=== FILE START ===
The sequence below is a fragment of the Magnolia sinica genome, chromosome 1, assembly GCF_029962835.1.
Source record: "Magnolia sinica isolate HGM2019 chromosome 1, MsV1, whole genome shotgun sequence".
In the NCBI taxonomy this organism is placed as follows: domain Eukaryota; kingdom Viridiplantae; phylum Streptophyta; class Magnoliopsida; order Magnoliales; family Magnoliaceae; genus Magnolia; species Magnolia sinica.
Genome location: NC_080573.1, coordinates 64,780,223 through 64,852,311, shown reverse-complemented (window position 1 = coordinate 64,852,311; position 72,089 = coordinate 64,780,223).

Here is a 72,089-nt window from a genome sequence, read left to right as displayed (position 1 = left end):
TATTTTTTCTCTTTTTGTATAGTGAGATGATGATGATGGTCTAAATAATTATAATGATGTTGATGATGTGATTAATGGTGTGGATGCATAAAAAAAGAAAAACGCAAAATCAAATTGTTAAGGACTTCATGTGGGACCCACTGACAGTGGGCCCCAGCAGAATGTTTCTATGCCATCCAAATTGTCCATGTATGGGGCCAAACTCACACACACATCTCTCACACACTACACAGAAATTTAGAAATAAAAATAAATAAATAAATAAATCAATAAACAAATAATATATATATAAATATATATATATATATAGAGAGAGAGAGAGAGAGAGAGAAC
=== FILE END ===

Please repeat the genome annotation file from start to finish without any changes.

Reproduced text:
The sequence below is a fragment of the Magnolia sinica genome, chromosome 1, assembly GCF_029962835.1.
Source record: "Magnolia sinica isolate HGM2019 chromosome 1, MsV1, whole genome shotgun sequence".
In the NCBI taxonomy this organism is placed as follows: domain Eukaryota; kingdom Viridiplantae; phylum Streptophyta; class Magnoliopsida; order Magnoliales; family Magnoliaceae; genus Magnolia; species Magnolia sinica.
Genome location: NC_080573.1, coordinates 64,780,223 through 64,852,311, shown reverse-complemented (window position 1 = coordinate 64,852,311; position 72,089 = coordinate 64,780,223).

Here is a 72,089-nt window from a genome sequence, read left to right as displayed (position 1 = left end):
TATTTTTTCTCTTTTTGTATAGTGAGATGATGATGATGGTCTAAATAATTATAATGATGTTGATGATGTGATTAATGGTGTGGATGCATAAAAAAAGAAAAACGCAAAATCAAATTGTTAAGGACTTCATGTGGGACCCACTGACAGTGGGCCCCAGCAGAATGTTTCTATGCCATCCAAATTGTCCATGTATGGGGCCAAACTCACACACACATCTCTCACACACTACACAGAAATTTAGAAATAAAAATAAATAAATAAATAAATCAATAAACAAATAATATATATATAAATATATATATATATATAGAGAGAGAGAGAGAGAGAGAGAAC